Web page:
Come fly with me

Tetris at its core is a simple formula that’s easy to learn with depth, complexity and difficulty that allows players of all backgrounds to grow their skills as you progress through its colourful block placing spell. In fact, it’s so much of a spell, it can be really easy to lose hours in the day while your tunnel vision is laser focused on pre-emptively anticipating your next move. It’s a small element of the experience that seems to have caught Mizuguchi’s eye because the decision to bring Tetris to virtual reality places you in a space of solitude allowing you to fall into your zone and focus on the task at hand… blocks!

Mizuguchi achieves this transformative ride by merging the foundational, yet untouched design of Tetris with his signature rhythm-based mechanics and otherworldly soundtrack and juxtaposing it with beautiful visuals that will stick in your mind long after you have removed your VR headset. Moving, rotating and placing blocks in your box will dynamically trigger audio queues that add layers to the futuristic but zen-like electronic score, creating a feeling of interactivity that seems to be exclusive to Mizuguchi’s discography. It’s an effect that was present in Rez Infinite, where there were so many instances that I was slipped into a head-bop motion with a creepy big smile on my face. It’s a magical feeling that I’ve only really come to discover in VR games that utilise the soundtrack to its strengths.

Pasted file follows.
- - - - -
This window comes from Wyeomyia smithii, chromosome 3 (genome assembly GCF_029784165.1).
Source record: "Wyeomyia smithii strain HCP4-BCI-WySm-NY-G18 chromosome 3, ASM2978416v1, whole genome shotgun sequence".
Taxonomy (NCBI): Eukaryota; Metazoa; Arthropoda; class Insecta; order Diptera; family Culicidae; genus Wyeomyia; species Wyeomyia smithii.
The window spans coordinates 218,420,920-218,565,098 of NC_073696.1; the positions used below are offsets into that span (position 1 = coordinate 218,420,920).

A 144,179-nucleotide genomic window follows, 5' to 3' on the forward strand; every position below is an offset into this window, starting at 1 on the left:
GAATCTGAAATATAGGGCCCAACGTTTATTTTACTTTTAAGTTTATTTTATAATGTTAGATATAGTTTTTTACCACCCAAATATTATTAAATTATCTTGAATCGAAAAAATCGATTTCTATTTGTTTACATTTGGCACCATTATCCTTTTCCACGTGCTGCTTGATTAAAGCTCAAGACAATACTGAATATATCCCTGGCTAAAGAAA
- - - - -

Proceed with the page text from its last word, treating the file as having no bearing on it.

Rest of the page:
A symphony of the mind